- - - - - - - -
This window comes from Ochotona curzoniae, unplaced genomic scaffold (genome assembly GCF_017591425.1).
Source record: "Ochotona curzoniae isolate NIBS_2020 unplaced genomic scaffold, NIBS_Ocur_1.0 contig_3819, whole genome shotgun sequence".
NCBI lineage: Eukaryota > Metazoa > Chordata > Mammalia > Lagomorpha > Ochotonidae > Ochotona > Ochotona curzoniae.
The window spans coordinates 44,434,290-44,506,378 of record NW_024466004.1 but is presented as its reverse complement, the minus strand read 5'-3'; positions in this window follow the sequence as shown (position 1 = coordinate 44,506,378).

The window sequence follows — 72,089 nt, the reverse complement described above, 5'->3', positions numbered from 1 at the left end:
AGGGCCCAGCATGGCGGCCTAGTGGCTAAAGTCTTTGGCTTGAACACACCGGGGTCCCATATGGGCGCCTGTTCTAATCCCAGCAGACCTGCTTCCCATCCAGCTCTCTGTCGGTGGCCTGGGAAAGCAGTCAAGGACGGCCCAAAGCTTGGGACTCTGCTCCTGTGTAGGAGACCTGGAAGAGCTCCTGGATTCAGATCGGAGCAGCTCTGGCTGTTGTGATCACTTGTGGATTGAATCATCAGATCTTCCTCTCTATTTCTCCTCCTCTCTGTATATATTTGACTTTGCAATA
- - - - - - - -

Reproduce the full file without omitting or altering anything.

This window comes from Ochotona curzoniae, unplaced genomic scaffold (genome assembly GCF_017591425.1).
Source record: "Ochotona curzoniae isolate NIBS_2020 unplaced genomic scaffold, NIBS_Ocur_1.0 contig_3819, whole genome shotgun sequence".
NCBI lineage: Eukaryota > Metazoa > Chordata > Mammalia > Lagomorpha > Ochotonidae > Ochotona > Ochotona curzoniae.
The window spans coordinates 44,434,290-44,506,378 of record NW_024466004.1 but is presented as its reverse complement, the minus strand read 5'-3'; positions in this window follow the sequence as shown (position 1 = coordinate 44,506,378).

The window sequence follows — 72,089 nt, the reverse complement described above, 5'->3', positions numbered from 1 at the left end:
AGGGCCCAGCATGGCGGCCTAGTGGCTAAAGTCTTTGGCTTGAACACACCGGGGTCCCATATGGGCGCCTGTTCTAATCCCAGCAGACCTGCTTCCCATCCAGCTCTCTGTCGGTGGCCTGGGAAAGCAGTCAAGGACGGCCCAAAGCTTGGGACTCTGCTCCTGTGTAGGAGACCTGGAAGAGCTCCTGGATTCAGATCGGAGCAGCTCTGGCTGTTGTGATCACTTGTGGATTGAATCATCAGATCTTCCTCTCTATTTCTCCTCCTCTCTGTATATATTTGACTTTGCAATA